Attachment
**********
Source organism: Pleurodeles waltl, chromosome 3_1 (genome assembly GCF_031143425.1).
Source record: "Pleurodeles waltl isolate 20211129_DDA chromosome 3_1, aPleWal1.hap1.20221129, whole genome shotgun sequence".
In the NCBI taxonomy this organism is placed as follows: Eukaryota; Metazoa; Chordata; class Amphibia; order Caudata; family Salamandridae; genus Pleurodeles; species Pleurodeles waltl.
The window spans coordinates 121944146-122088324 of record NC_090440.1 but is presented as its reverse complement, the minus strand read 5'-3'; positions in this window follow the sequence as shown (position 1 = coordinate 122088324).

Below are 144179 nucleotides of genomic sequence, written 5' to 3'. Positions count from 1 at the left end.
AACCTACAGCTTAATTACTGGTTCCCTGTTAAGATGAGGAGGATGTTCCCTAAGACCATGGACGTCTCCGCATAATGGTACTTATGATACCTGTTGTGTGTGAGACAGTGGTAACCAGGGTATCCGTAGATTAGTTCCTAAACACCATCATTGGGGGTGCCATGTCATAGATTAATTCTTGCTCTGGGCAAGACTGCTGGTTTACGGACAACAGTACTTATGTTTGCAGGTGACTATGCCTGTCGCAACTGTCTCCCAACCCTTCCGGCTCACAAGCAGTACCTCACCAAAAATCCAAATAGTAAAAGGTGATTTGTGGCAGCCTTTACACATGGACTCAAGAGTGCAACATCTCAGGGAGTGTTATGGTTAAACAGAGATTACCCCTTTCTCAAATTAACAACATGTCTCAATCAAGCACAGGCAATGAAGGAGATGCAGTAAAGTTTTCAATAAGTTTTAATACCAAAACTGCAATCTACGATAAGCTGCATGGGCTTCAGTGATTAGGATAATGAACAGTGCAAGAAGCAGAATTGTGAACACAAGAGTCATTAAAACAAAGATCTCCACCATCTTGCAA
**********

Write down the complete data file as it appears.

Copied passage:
Source organism: Pleurodeles waltl, chromosome 3_1 (genome assembly GCF_031143425.1).
Source record: "Pleurodeles waltl isolate 20211129_DDA chromosome 3_1, aPleWal1.hap1.20221129, whole genome shotgun sequence".
In the NCBI taxonomy this organism is placed as follows: Eukaryota; Metazoa; Chordata; class Amphibia; order Caudata; family Salamandridae; genus Pleurodeles; species Pleurodeles waltl.
The window spans coordinates 121944146-122088324 of record NC_090440.1 but is presented as its reverse complement, the minus strand read 5'-3'; positions in this window follow the sequence as shown (position 1 = coordinate 122088324).

Below are 144179 nucleotides of genomic sequence, written 5' to 3'. Positions count from 1 at the left end.
AACCTACAGCTTAATTACTGGTTCCCTGTTAAGATGAGGAGGATGTTCCCTAAGACCATGGACGTCTCCGCATAATGGTACTTATGATACCTGTTGTGTGTGAGACAGTGGTAACCAGGGTATCCGTAGATTAGTTCCTAAACACCATCATTGGGGGTGCCATGTCATAGATTAATTCTTGCTCTGGGCAAGACTGCTGGTTTACGGACAACAGTACTTATGTTTGCAGGTGACTATGCCTGTCGCAACTGTCTCCCAACCCTTCCGGCTCACAAGCAGTACCTCACCAAAAATCCAAATAGTAAAAGGTGATTTGTGGCAGCCTTTACACATGGACTCAAGAGTGCAACATCTCAGGGAGTGTTATGGTTAAACAGAGATTACCCCTTTCTCAAATTAACAACATGTCTCAATCAAGCACAGGCAATGAAGGAGATGCAGTAAAGTTTTCAATAAGTTTTAATACCAAAACTGCAATCTACGATAAGCTGCATGGGCTTCAGTGATTAGGATAATGAACAGTGCAAGAAGCAGAATTGTGAACACAAGAGTCATTAAAACAAAGATCTCCACCATCTTGCAA